Meanwhile, in Washington, U.S. officials observed the tidal wave of events with shock and no small degree of ambivalence as to how to respond. The main line of President Eisenhower's policy was to promote the independence of the so-called captive nations, but only over the longer-term. There is little doubt that he was deeply upset by the crushing of the revolt, and he was not deaf to public pressure or the emotional lobbying of activists within his own administration. But he had also determined, and internal studies backed him up, that there was little the United States could do short of risking global war to help the rebels. And he was not prepared to go that far, nor even, for that matter, to jeopardize the atmosphere of improving relations with Moscow that had characterized the previous period.
Yet Washington's role in the Hungarian revolution soon became mired in controversy. One of the most successful weapons in the East-West battle for the hearts and minds of Eastern Europe was the CIA-administered Radio Free Europe. But in the wake of the uprising, RFE's broadcasts into Hungary sometimes took on a much more aggressive tone, encouraging the rebels to believe that Western support was imminent, and even giving tactical advice on how to fight the Soviets. The hopes that were raised, then dashed, by these broadcasts cast an even darker shadow over the Hungarian tragedy that leaves many Hungarians embittered to this day.
The Soviet air force has bombed part of the Hungarian capital, Budapest, and Russian troops have poured into the city in a massive dawn offensive.
At least 1,000 Soviet tanks are reported to have entered Budapest and troops deployed throughout the country are battling with Hungarian forces for strategic positions.
The Soviet invasion is a response to the national uprising led by Prime Minister Imre Nagy, who has promised the Hungarian people independence and political freedom.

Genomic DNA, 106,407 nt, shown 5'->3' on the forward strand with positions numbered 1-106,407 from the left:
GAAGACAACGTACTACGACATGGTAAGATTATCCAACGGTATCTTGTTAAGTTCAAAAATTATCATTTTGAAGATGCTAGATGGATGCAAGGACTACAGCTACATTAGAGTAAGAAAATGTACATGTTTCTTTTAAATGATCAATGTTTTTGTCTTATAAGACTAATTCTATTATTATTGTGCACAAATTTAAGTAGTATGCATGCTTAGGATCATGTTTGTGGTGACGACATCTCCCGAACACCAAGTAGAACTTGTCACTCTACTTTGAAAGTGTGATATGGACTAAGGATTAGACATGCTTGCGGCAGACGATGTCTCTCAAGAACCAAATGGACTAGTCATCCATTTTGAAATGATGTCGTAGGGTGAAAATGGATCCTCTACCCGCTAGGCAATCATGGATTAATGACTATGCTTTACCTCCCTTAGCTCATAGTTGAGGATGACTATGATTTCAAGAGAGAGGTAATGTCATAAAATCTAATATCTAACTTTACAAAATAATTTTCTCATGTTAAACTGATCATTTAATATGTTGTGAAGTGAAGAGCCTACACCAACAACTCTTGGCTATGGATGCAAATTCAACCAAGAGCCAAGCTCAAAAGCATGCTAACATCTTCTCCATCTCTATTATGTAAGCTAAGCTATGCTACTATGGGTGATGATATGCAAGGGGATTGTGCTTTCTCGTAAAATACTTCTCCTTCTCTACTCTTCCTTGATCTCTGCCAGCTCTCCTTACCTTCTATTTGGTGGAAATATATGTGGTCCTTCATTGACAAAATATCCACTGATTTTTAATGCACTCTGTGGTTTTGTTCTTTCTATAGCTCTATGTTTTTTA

Mr Nagy's anti-Soviet policies, which include withdrawal from the Warsaw Pact, have been worrying Eastern Bloc countries and Moscow has demanded his government's capitulation.
News of the attack came at 0515 local time on Radio Budapest in an urgent appeal by Mr Nagy himself for help from the West.
Despite an apparent withdrawal only last week, Soviet troops deployed outside Budapest swept back into the capital with Russian and Romanian reinforcements between 0400 and 0800 local time.
The Times newspaper reports that artillery units pounded Budapest from the surrounding hills as Soviet MIG fighters bombarded the capital from the air.
Sources say Soviet infantry units stormed the Parliament building, a key strategic and symbolic target, early this morning.
Reports that Mr Nagy and other members of his cabinet were captured in the attack have not been confirmed.
But in an unscheduled newscast on Moscow radio shortly after 1200GMT, Russia claimed to have "crushed the forces of reactionary conspiracy against the Hungarian people".
Despite Moscow's claims, heavy fighting is reported to be continuing throughout the country for key installations such as railway stations and major bridges across the River Danube.
Moscow is now backing a new breakaway Hungarian government led by Janos Kadar, whose stated purpose is to destroy Mr Nagy's "counter-revolution".
Related: Soviet Invasion Of Czechoslovakia.